As a compound word, with the latter half of the word being thrift, many people confuse the meaning of the term spendthrift. Many people believe it refers to a thrifty person or one who is overly cautious with money. In fact, the opposite is true, and a spendthrift is a person who is frivolous with money. The term is used to represent many ranges of overspending, from the impulsive shopper who lives somewhat beyond his means to the person who simply cannot control her spending at all.
A spendthrift is generally seen as careless and wasteful when it comes to money, never worrying about tomorrow, or how bills will be paid, or how much interest is accumulating on unnecessary purchases. Shopping and spending lavishly are compulsions for the spendthrift. Such a person may go through obscene amounts of money, yet having very little or nothing to show for it.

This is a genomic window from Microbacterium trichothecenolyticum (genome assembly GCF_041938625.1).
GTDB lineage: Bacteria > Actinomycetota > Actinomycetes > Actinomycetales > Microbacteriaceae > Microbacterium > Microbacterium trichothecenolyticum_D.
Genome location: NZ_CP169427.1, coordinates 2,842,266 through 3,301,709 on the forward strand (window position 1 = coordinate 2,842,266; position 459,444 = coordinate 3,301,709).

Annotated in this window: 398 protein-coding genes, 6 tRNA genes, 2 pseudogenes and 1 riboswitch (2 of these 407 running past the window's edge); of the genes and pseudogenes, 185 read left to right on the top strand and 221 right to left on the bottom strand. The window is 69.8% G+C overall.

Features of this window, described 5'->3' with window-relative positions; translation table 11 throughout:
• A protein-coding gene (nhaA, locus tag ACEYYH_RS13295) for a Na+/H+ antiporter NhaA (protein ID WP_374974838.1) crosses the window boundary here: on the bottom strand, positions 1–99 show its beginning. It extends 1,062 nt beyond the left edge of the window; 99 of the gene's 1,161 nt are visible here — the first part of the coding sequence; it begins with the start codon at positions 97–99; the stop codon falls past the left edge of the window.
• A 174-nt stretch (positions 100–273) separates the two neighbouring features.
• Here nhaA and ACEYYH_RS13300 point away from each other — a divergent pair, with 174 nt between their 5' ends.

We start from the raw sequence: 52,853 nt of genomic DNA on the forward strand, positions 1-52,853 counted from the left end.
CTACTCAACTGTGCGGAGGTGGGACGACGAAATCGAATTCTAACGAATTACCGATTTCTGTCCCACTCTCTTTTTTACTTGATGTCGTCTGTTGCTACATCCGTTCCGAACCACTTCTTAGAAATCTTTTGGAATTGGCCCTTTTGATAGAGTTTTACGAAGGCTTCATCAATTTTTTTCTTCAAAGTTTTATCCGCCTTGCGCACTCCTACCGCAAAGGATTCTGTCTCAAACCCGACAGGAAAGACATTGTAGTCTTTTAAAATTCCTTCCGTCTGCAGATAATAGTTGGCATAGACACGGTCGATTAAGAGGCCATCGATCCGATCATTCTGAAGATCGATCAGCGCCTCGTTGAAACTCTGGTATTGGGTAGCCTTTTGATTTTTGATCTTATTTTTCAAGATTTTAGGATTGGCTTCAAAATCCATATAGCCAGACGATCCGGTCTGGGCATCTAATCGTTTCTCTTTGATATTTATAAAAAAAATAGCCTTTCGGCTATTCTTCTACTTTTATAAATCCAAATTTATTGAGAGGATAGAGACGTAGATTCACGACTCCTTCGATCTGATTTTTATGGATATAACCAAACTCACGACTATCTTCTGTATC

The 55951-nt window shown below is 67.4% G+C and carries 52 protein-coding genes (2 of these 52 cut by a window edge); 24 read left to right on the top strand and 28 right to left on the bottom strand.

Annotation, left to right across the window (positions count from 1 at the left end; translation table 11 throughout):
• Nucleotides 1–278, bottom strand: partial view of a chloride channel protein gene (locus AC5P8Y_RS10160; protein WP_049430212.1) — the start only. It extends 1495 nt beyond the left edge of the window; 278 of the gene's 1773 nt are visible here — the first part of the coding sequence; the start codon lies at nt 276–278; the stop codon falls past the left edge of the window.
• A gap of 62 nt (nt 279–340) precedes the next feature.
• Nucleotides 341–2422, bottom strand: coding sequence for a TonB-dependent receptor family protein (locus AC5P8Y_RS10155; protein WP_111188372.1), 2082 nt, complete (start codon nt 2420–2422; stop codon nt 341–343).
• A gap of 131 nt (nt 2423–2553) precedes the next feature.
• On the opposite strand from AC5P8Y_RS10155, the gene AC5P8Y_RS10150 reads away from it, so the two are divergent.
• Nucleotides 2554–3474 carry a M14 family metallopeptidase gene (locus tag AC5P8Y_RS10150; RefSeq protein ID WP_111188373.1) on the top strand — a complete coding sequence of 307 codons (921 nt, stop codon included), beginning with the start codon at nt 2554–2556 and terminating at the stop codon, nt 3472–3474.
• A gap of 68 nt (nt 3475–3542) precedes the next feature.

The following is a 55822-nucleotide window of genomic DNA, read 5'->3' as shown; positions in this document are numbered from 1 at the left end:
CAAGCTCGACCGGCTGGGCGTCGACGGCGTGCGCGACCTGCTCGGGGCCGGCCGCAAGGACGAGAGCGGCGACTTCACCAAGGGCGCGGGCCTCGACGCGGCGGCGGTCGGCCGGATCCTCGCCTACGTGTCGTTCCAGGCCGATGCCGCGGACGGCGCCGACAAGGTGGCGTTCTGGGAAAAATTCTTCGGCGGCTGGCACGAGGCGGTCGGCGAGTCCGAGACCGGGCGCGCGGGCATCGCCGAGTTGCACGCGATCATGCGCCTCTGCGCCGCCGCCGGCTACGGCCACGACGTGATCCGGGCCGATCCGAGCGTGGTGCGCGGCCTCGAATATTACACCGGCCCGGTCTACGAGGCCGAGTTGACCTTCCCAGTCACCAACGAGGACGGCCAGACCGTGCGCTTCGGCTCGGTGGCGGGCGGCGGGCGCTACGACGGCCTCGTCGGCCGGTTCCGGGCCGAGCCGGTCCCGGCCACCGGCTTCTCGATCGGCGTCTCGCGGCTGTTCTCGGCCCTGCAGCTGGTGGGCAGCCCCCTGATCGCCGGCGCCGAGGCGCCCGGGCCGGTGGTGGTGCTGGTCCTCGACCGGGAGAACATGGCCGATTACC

In some cases, the spendthrift is self-centered and can never buy enough to please himself. There is a constant yearning, a need that isn’t being filled, and this type of person tries to fill that need with material possessions and extreme indulgences. In other cases, the spendthrift throws away money on frivolous purchases, trips, meals, and other items in order to impress others or to “buy” friends. This type of person often finds herself being taken advantage of.
The penchant for spending beyond one’s means and racking up huge amounts of debt is not uncommon, as evidenced by ever increasing bankruptcies and changes to the bankruptcy laws. There are also legal documents and clauses designed to keep a spendthrift from wasting an inheritance or trust or from losing the bulk of the trust to creditors. A spendthrift trust requires a trustee to approve of purchases and other expenditures. A spendthrift clause may protect the trust’s beneficiary from creditors and allow that the money may only be used for the personal benefit of the named beneficiary.